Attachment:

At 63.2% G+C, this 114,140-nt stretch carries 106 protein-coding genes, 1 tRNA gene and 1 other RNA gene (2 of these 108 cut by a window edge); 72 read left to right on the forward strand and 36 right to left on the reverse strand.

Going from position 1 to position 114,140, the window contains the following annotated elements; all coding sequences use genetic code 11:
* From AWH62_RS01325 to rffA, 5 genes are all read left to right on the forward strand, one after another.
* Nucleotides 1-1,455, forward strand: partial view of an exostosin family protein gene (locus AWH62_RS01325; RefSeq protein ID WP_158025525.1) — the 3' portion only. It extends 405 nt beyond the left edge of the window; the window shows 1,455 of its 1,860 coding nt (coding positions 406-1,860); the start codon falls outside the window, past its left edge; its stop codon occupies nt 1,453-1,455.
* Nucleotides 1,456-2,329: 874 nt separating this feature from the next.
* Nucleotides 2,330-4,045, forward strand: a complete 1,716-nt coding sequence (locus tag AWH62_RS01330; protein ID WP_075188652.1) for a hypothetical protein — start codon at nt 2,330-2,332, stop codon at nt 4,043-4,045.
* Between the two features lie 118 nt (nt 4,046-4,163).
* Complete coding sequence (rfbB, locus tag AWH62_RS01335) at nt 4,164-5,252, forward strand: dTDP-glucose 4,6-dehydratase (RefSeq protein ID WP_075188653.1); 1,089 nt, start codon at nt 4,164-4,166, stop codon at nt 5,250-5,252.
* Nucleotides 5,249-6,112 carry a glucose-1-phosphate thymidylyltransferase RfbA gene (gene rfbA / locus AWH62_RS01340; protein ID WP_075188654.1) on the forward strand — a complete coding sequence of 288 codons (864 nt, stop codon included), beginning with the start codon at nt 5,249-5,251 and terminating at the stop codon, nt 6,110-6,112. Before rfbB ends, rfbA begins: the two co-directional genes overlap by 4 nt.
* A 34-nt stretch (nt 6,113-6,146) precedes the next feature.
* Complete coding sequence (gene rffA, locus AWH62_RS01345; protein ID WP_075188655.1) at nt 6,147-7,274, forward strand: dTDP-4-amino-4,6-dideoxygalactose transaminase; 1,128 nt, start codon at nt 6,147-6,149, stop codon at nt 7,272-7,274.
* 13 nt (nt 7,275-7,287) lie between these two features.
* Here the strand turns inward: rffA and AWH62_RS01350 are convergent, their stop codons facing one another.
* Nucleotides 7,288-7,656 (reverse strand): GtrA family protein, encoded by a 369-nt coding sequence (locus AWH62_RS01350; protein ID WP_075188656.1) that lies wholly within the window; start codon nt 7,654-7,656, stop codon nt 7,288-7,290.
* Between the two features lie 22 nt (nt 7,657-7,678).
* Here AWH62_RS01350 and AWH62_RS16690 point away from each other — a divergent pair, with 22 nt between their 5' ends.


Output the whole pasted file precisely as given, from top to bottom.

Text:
At 63.2% G+C, this 114,140-nt stretch carries 106 protein-coding genes, 1 tRNA gene and 1 other RNA gene (2 of these 108 cut by a window edge); 72 read left to right on the forward strand and 36 right to left on the reverse strand.

Going from position 1 to position 114,140, the window contains the following annotated elements; all coding sequences use genetic code 11:
* From AWH62_RS01325 to rffA, 5 genes are all read left to right on the forward strand, one after another.
* Nucleotides 1-1,455, forward strand: partial view of an exostosin family protein gene (locus AWH62_RS01325; RefSeq protein ID WP_158025525.1) — the 3' portion only. It extends 405 nt beyond the left edge of the window; the window shows 1,455 of its 1,860 coding nt (coding positions 406-1,860); the start codon falls outside the window, past its left edge; its stop codon occupies nt 1,453-1,455.
* Nucleotides 1,456-2,329: 874 nt separating this feature from the next.
* Nucleotides 2,330-4,045, forward strand: a complete 1,716-nt coding sequence (locus tag AWH62_RS01330; protein ID WP_075188652.1) for a hypothetical protein — start codon at nt 2,330-2,332, stop codon at nt 4,043-4,045.
* Between the two features lie 118 nt (nt 4,046-4,163).
* Complete coding sequence (rfbB, locus tag AWH62_RS01335) at nt 4,164-5,252, forward strand: dTDP-glucose 4,6-dehydratase (RefSeq protein ID WP_075188653.1); 1,089 nt, start codon at nt 4,164-4,166, stop codon at nt 5,250-5,252.
* Nucleotides 5,249-6,112 carry a glucose-1-phosphate thymidylyltransferase RfbA gene (gene rfbA / locus AWH62_RS01340; protein ID WP_075188654.1) on the forward strand — a complete coding sequence of 288 codons (864 nt, stop codon included), beginning with the start codon at nt 5,249-5,251 and terminating at the stop codon, nt 6,110-6,112. Before rfbB ends, rfbA begins: the two co-directional genes overlap by 4 nt.
* A 34-nt stretch (nt 6,113-6,146) precedes the next feature.
* Complete coding sequence (gene rffA, locus AWH62_RS01345; protein ID WP_075188655.1) at nt 6,147-7,274, forward strand: dTDP-4-amino-4,6-dideoxygalactose transaminase; 1,128 nt, start codon at nt 6,147-6,149, stop codon at nt 7,272-7,274.
* 13 nt (nt 7,275-7,287) lie between these two features.
* Here the strand turns inward: rffA and AWH62_RS01350 are convergent, their stop codons facing one another.
* Nucleotides 7,288-7,656 (reverse strand): GtrA family protein, encoded by a 369-nt coding sequence (locus AWH62_RS01350; protein ID WP_075188656.1) that lies wholly within the window; start codon nt 7,654-7,656, stop codon nt 7,288-7,290.
* Between the two features lie 22 nt (nt 7,657-7,678).
* Here AWH62_RS01350 and AWH62_RS16690 point away from each other — a divergent pair, with 22 nt between their 5' ends.